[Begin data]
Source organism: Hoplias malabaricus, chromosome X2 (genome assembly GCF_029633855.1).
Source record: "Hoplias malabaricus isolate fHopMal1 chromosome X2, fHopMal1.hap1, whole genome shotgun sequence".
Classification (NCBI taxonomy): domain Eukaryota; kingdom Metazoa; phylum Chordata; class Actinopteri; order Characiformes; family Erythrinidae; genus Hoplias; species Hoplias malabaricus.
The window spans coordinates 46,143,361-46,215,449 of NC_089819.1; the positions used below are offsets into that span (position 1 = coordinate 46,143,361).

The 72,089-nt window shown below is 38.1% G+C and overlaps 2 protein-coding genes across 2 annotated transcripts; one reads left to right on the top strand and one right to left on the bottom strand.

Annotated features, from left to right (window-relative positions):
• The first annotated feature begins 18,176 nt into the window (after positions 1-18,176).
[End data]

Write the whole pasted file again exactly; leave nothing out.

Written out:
Source organism: Hoplias malabaricus, chromosome X2 (genome assembly GCF_029633855.1).
Source record: "Hoplias malabaricus isolate fHopMal1 chromosome X2, fHopMal1.hap1, whole genome shotgun sequence".
Classification (NCBI taxonomy): domain Eukaryota; kingdom Metazoa; phylum Chordata; class Actinopteri; order Characiformes; family Erythrinidae; genus Hoplias; species Hoplias malabaricus.
The window spans coordinates 46,143,361-46,215,449 of NC_089819.1; the positions used below are offsets into that span (position 1 = coordinate 46,143,361).

The 72,089-nt window shown below is 38.1% G+C and overlaps 2 protein-coding genes across 2 annotated transcripts; one reads left to right on the top strand and one right to left on the bottom strand.

Annotated features, from left to right (window-relative positions):
• The first annotated feature begins 18,176 nt into the window (after positions 1-18,176).